Instinct can be a precarious thing to rely on. On the one hand, our moral barometer can assess and guide us onto a just path, but on the other, our default inclinations can be animalistic and, while natural, at odds with where we need to be going. This duality is difficult to maneuver, and while successful navigation of our initial desires and inclinations can prove them pure and appropriate, the faulty direction can bring dire consequences, as seen in Parshat Shemini.
In the third aliyah, the Torah recounts, “Now Aaron’s sons Nadab and Abihu each took his fire pan, put fire in it, and laid incense on it; and they offered before the LORD alien fire, which He had not enjoined upon them. And fire came forth from the LORD and consumed them; thus they died at the instance of the LORD” (Vayikra 10:1-2). The question surrounding what exactly the problem was with Nadav and Avihu’s action is a common one, and Rav Soloveitchik offers a weighty insight for an answer.
Regarding their action, Rav Soloveitchik discusses a dichotomy of approaches in “religious” living, one Jewish and the other pagan. The former, the Rav explains, requires us to align our will with Hashem’s, awaiting the fulfillment and meaning afterward. A pagan attitude, however, is the antithesis of Torah, beginning with instinct and pleasure, ending with “sin and disillusionment.” Regarding Nadav and Avihu, they deviated on a path of their own will and their own ideals, dooming themselves to failure (Darosh Darash Yosef, p. 223-226).
Nehama Leibowitz expresses a similar perspective as Rav Soloveitchik, writing that Nadav and Avihu “sinned by reaching for God through the dictates of their own hearts rather than the path set by God” (New Studies in Vayikra, p. 124).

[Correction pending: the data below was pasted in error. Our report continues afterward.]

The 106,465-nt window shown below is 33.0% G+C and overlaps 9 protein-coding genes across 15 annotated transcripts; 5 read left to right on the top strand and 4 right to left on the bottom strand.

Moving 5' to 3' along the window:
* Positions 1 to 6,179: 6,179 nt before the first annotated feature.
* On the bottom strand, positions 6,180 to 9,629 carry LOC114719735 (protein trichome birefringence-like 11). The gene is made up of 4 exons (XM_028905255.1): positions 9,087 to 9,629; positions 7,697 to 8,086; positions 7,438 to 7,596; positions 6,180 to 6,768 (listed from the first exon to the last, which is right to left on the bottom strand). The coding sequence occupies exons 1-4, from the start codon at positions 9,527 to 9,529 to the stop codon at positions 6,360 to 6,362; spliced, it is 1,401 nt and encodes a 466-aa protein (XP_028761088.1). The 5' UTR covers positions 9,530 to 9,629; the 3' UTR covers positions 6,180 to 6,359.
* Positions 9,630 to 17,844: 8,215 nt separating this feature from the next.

The Rav and Nehama Leibowitz have revealed an essential principle to living a life in accordance with Hashem’s will as expressed through the Torah: one cannot follow their own precepts of what is correct, striving after fantastical ideals one created in their mind.
Simply put, the idea contends that actualizing our connection to Hashem through religious actions cannot be based on subjective understandings. More effectively, this teaching explains that goodness is not determined by human perceptions of the world, nor by emotional impulses one feels drawn towards. “Good” is objective, actualized through values and performances that Hashem outline in the Torah.
On a deeper level, as Rabbi David Aaron often explains, if we want to channel goodness and justice through our actions, we need to consciously connect ourselves to Hashem, reclaiming our identity as neshamot (souls) through the Torah’s guidance. In this regard, our instinct has value, but it must be rooted in the ideals of the Torah, striving to follow in the ways of Hashem.
When Nadav and Avihu offered the “alien fire” to Hashem, they approached spiritual growth and development through, as the Rav describes, the “pagan approach.” Life cannot be lived through subjective pursuits of attaining the fluid description of what is good. The Jewish approach urges us to return to our truest essence through Hashem’s wisdom in the Torah; good is a science, and if we want that as our result, then we need to follow the divine formula.